More than 8,000 Starbucks locations nationwide will close their doors for the afternoon on May 29, to train 175,000 staff on how to prevent racial bias in their stores, the company announced Tuesday.
The move comes as the coffee behemoth faces nationwide backlash, calls for a boycotts, and protests over an incident that happened last Thursday, in which two black men were arrested while waiting inside a Starbucks in Philadelphia.
The two men said they were waiting for an associate to discuss real estate, but when they asked to use the restroom, which had a key-code lock, they were refused because they had not purchased anything yet. They then sat down to wait for their associate, and a store manager called police.
Several policemen arrived and subsequently asked the two men to leave; they refused, explaining that they were waiting for their associate. The police arrested the men for trespassing even after the person they were there to meet, a white man, arrived and attempted to vouch for the men, calling the incident “discrimination” and asking the few customers in the store “does anybody else think this is ridiculous?” to general assent. The two men were led out calmly in handcuffs, and held for part of the day before being released.
Over the weekend, a video of the incident went viral, and Philadelphia Police Chief Richard Ross appeared in a video defending the cops who chose to arrest the two men. Protests sprang up at several Starbucks locations, and some people walked into the Philadelphia location where the incident took place on Monday, calling for an end to stop and frisk, and chanting “A whole lot of racism, a whole lot of crap, Starbucks coffee is anti-black.”
The manager involved in the incident has since left the store, although details about their identity or the reason for their departure were not made public by the company.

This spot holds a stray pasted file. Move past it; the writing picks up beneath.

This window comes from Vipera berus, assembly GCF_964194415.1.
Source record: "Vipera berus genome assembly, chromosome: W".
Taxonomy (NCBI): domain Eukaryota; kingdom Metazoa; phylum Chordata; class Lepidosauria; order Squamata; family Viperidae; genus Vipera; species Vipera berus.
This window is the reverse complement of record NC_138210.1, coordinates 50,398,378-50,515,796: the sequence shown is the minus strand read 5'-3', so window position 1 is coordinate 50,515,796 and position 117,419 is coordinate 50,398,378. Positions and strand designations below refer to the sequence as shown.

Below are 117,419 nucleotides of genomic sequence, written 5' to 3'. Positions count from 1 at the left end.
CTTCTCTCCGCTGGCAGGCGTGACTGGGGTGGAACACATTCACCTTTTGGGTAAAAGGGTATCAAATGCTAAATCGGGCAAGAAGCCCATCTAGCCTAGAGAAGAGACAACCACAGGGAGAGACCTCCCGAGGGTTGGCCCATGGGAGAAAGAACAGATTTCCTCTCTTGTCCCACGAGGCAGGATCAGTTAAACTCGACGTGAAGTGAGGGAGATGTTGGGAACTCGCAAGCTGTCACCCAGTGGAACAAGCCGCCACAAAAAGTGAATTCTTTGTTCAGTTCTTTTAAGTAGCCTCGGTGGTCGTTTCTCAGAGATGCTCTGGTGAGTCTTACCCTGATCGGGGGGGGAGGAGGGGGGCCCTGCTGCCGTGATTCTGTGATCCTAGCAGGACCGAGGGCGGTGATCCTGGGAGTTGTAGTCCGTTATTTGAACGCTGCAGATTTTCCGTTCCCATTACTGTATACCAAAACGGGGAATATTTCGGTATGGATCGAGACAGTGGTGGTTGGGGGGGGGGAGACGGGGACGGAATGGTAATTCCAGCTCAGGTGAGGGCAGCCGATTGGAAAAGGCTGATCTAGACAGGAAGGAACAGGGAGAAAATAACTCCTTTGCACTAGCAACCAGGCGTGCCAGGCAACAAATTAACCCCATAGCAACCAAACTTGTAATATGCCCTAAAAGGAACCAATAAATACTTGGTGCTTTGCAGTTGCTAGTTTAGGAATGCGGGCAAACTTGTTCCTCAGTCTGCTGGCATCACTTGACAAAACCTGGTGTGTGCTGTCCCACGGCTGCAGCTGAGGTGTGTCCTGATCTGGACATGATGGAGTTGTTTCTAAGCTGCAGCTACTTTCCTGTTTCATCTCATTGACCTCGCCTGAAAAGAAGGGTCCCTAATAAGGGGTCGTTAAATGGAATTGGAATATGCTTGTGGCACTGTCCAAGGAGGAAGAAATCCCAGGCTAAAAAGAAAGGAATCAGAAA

Starbucks’ corporate response to the incident has been relatively swift compared to some of its rivals who have dealt with similar controversies, and CEO Kevin Johnson has apologized twice for what happened.
“I’ve spent the last few days in Philadelphia with my leadership team listening to the community, learning what we did wrong and the steps we need to take to fix it,” Johnson said in a statement Tuesday. He called the decision to close the stores “one step in a journey that requires dedication from every level of our company and partnerships in our local communities.”
On the afternoon of May 29, all corporate offices and company-owned stores will close to train employees on “implicit bias, promote conscious inclusion, prevent discrimination and ensure everyone inside a Starbucks store feels safe and welcome.” The curriculum will be developed with help from Bryan Stevenson, founder and executive director of the Equal Justice Initiative; Sherrilyn Ifill, president and director-counsel of the NAACP Legal Defense and Education Fund; Heather McGhee, president of Demos; former U.S. Attorney General Eric Holder; and Jonathan Greenblatt, CEO of the Anti-Defamation League.
The company is also reviewing its current training and practices, and the resulting education materials, according to the statement, will be available for any other company to use, including the Starbucks stores owned by licensees.
On Monday, Johnson reportedly flew out to Philadelphia, asking to meet with the two men who had been arrested. The CEO told ABC’s Good Morning America that the arrests were “reprehensible” and that he wanted to personally find a “constructive solution” with the two men.
Johnson also met with city leaders Monday, who said they were waiting for tangible changes from the company.